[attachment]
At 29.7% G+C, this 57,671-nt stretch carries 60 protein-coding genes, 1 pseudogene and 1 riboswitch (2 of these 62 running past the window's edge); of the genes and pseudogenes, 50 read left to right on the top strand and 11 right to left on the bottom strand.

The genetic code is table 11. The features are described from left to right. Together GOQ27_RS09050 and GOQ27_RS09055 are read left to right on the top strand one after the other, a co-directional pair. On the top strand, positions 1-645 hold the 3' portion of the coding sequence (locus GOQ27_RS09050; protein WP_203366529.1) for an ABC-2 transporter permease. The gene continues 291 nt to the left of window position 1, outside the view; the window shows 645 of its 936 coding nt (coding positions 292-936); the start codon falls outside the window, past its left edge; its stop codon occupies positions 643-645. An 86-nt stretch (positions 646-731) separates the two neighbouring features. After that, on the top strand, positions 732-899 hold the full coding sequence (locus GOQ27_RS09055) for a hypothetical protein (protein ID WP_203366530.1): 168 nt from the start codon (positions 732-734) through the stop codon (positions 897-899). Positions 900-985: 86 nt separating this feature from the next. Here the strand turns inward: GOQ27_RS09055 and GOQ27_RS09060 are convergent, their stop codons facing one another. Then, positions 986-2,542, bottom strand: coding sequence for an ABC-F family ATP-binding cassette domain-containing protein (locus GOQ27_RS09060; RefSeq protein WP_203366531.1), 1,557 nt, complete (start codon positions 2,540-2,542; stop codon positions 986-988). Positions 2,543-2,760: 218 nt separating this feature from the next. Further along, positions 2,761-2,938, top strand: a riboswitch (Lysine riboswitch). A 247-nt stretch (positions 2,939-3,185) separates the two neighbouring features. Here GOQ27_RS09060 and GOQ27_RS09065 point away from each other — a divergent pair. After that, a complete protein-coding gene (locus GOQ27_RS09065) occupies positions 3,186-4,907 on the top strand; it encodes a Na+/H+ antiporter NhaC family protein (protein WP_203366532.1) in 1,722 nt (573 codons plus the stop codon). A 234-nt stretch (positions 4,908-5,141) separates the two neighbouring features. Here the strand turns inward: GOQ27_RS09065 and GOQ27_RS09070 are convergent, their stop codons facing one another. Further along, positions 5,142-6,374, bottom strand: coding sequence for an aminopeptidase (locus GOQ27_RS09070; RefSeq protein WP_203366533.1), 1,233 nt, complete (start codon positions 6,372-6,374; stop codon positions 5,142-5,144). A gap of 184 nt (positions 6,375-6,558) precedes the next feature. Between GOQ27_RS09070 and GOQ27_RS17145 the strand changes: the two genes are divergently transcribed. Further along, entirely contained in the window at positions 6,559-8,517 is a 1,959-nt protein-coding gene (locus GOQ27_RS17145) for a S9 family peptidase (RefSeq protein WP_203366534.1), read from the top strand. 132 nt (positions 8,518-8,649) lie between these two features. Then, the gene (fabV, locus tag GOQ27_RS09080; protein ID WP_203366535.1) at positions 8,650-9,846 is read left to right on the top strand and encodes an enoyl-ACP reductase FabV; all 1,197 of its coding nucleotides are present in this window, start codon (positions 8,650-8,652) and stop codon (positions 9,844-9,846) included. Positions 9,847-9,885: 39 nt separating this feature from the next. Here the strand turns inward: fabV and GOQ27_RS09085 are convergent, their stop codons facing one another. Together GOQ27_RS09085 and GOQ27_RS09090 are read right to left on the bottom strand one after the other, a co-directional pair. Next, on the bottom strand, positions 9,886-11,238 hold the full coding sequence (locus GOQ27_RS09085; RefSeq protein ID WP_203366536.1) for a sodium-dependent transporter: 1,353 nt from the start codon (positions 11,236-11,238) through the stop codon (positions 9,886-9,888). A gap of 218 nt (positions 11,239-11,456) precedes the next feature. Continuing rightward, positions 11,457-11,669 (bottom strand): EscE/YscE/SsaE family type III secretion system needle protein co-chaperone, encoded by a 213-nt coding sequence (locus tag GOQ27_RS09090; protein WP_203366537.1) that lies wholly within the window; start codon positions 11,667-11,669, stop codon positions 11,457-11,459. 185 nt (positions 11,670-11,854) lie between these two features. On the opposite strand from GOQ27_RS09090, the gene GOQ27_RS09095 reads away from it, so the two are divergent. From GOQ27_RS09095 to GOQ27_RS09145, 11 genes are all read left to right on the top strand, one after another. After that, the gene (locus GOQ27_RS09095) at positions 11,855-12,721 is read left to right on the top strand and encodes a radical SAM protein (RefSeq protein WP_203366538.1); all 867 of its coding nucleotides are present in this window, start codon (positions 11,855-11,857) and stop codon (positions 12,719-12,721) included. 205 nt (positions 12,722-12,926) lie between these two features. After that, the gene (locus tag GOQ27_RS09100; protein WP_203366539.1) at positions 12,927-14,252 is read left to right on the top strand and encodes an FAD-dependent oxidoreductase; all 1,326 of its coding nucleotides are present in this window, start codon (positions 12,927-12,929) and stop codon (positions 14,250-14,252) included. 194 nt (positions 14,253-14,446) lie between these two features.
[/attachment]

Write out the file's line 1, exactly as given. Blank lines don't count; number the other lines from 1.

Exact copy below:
At 29.7% G+C, this 57,671-nt stretch carries 60 protein-coding genes, 1 pseudogene and 1 riboswitch (2 of these 62 running past the window's edge); of the genes and pseudogenes, 50 read left to right on the top strand and 11 right to left on the bottom strand.